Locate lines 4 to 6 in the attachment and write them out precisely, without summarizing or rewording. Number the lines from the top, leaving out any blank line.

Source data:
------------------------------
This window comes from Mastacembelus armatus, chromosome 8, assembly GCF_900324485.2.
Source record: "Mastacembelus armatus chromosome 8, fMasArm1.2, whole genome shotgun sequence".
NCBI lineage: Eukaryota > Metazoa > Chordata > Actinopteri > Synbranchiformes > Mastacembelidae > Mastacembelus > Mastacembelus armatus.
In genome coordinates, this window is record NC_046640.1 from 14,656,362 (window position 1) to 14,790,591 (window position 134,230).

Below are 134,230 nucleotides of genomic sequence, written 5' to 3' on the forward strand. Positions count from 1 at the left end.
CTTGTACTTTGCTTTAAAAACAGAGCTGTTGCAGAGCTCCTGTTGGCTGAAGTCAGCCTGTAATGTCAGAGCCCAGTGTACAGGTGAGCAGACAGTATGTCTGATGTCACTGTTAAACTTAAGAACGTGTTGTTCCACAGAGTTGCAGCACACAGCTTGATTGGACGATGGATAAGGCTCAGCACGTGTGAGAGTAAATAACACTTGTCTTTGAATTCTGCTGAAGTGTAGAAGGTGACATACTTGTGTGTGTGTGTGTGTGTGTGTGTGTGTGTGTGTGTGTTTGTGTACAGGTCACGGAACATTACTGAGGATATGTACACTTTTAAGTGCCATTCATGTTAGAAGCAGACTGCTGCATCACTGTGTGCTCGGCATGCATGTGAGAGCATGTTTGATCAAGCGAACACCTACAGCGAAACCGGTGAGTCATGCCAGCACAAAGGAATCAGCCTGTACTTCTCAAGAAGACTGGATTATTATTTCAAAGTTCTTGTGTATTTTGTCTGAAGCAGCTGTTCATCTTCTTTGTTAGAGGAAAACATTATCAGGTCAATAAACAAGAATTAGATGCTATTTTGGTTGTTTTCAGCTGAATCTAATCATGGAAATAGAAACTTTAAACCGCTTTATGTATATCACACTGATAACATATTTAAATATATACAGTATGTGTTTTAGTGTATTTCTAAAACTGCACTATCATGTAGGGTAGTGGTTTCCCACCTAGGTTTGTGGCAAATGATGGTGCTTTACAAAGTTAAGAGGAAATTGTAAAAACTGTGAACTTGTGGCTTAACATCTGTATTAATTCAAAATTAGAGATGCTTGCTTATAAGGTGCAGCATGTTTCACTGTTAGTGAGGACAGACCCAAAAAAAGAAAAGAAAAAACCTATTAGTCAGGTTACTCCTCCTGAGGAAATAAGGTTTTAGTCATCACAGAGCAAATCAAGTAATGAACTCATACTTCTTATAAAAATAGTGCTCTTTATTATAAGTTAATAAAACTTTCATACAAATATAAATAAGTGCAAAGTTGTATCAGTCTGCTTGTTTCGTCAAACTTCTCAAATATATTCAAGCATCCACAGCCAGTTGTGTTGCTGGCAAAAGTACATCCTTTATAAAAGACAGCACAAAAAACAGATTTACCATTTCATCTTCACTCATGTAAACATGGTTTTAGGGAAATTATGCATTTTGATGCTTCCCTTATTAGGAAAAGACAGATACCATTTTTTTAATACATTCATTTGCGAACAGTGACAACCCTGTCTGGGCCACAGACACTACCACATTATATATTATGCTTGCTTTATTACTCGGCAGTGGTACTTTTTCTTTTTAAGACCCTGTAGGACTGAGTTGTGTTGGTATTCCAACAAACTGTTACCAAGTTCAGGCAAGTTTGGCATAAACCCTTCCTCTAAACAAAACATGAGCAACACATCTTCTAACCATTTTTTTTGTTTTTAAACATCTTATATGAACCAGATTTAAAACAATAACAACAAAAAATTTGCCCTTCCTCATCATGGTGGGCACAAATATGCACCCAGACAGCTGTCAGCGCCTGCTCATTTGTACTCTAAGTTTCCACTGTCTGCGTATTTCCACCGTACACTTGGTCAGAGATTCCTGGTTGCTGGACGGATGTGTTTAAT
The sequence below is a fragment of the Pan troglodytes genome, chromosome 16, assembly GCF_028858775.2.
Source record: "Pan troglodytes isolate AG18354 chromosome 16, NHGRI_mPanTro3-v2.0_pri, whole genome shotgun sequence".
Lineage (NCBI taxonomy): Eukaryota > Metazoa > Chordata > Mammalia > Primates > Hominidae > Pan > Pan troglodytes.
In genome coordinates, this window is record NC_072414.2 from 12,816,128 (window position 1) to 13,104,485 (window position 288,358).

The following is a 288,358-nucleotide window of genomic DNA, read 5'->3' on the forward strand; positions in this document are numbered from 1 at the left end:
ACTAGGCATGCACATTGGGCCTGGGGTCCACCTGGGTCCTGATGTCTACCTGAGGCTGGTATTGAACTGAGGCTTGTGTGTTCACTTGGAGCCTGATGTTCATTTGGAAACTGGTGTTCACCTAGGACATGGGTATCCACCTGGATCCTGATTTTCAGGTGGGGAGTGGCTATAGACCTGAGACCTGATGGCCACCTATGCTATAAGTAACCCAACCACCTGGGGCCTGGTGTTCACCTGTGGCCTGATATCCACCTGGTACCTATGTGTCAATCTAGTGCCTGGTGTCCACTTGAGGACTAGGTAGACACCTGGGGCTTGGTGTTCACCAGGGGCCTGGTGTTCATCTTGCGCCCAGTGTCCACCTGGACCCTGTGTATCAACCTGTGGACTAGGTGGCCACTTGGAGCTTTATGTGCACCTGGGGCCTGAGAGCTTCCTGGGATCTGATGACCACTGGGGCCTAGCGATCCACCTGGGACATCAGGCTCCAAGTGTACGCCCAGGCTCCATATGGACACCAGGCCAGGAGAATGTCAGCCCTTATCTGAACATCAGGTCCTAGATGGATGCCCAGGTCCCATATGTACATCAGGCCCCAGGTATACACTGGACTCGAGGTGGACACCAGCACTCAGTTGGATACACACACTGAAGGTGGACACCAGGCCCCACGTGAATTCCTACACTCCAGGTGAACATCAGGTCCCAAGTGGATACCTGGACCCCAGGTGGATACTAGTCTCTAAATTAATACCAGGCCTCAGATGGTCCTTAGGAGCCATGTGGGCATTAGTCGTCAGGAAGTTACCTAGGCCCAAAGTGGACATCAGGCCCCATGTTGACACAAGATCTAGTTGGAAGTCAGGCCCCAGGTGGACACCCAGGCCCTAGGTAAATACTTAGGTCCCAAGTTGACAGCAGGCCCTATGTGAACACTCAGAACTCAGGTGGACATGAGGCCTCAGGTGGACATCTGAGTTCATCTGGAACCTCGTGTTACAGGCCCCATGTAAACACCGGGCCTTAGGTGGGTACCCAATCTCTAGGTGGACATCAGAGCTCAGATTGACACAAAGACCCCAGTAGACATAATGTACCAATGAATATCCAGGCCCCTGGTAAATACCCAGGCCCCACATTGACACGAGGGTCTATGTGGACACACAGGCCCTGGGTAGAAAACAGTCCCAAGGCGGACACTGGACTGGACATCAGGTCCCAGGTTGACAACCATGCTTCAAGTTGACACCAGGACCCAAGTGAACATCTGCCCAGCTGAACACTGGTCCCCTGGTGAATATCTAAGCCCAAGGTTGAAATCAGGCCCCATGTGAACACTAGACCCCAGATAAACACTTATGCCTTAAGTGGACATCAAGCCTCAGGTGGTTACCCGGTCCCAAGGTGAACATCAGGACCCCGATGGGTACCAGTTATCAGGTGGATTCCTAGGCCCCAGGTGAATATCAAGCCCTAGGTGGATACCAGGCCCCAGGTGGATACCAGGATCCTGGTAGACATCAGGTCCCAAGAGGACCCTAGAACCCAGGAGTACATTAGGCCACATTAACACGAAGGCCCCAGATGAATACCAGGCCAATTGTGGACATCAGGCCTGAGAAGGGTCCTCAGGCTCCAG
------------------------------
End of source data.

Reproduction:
In genome coordinates, this window is record NC_046640.1 from 14,656,362 (window position 1) to 14,790,591 (window position 134,230).

Below are 134,230 nucleotides of genomic sequence, written 5' to 3' on the forward strand. Positions count from 1 at the left end.
CTTGTACTTTGCTTTAAAAACAGAGCTGTTGCAGAGCTCCTGTTGGCTGAAGTCAGCCTGTAATGTCAGAGCCCAGTGTACAGGTGAGCAGACAGTATGTCTGATGTCACTGTTAAACTTAAGAACGTGTTGTTCCACAGAGTTGCAGCACACAGCTTGATTGGACGATGGATAAGGCTCAGCACGTGTGAGAGTAAATAACACTTGTCTTTGAATTCTGCTGAAGTGTAGAAGGTGACATACTTGTGTGTGTGTGTGTGTGTGTGTGTGTGTGTGTGTGTGTTTGTGTACAGGTCACGGAACATTACTGAGGATATGTACACTTTTAAGTGCCATTCATGTTAGAAGCAGACTGCTGCATCACTGTGTGCTCGGCATGCATGTGAGAGCATGTTTGATCAAGCGAACACCTACAGCGAAACCGGTGAGTCATGCCAGCACAAAGGAATCAGCCTGTACTTCTCAAGAAGACTGGATTATTATTTCAAAGTTCTTGTGTATTTTGTCTGAAGCAGCTGTTCATCTTCTTTGTTAGAGGAAAACATTATCAGGTCAATAAACAAGAATTAGATGCTATTTTGGTTGTTTTCAGCTGAATCTAATCATGGAAATAGAAACTTTAAACCGCTTTATGTATATCACACTGATAACATATTTAAATATATACAGTATGTGTTTTAGTGTATTTCTAAAACTGCACTATCATGTAGGGTAGTGGTTTCCCACCTAGGTTTGTGGCAAATGATGGTGCTTTACAAAGTTAAGAGGAAATTGTAAAAACTGTGAACTTGTGGCTTAACATCTGTATTAATTCAAAATTAGAGATGCTTGCTTATAAGGTGCAGCATGTTTCACTGTTAGTGAGGACAGACCCAAAAAAAGAAAAGAAAAAACCTATTAGTCAGGTTACTCCTCCTGAGGAAATAAGGTTTTAGTCATCACAGAGCAAATCAAGTAATGAACTCATACTTCTTATAAAAATAGTGCTCTTTATTATAAGTTAATAAAACTTTCATACAAATATAAATAAGTGCAAAGTTGTATCAGTCTGCTTGTTTCGTCAAACTTCTCAAATATATTCAAGCATCCACAGCCAGTTGTGTTGCTGGCAAAAGTACATCCTTTATAAAAGACAGCACAAAAAACAGATTTACCATTTCATCTTCACTCATGTAAACATGGTTTTAGGGAAATTATGCATTTTGATGCTTCCCTTATTAGGAAAAGACAGATACCATTTTTTTAATACATTCATTTGCGAACAGTGACAACCCTGTCTGGGCCACAGACACTACCACATTATATATTATGCTTGCTTTATTACTCGGCAGTGGTACTTTTTCTTTTTAAGACCCTGTAGGACTGAGTTGTGTTGGTATTCCAACAAACTGTTACCAAGTTCAGGCAAGTTTGGCATAAACCCTTCCTCTAAACAAAACATGAGCAACACATCTTCTAACCATTTTTTTTGTTTTTAAACATCTTATATGAACCAGATTTAAAACAATAACAACAAAAAATTTGCCCTTCCTCATCATGGTGGGCACAAATATGCACCCAGACAGCTGTCAGCGCCTGCTCATTTGTACTCTAAGTTTCCACTGTCTGCGTATTTCCACCGTACACTTGGTCAGAGATTCCTGGTTGCTGGACGGATGTGTTTAAT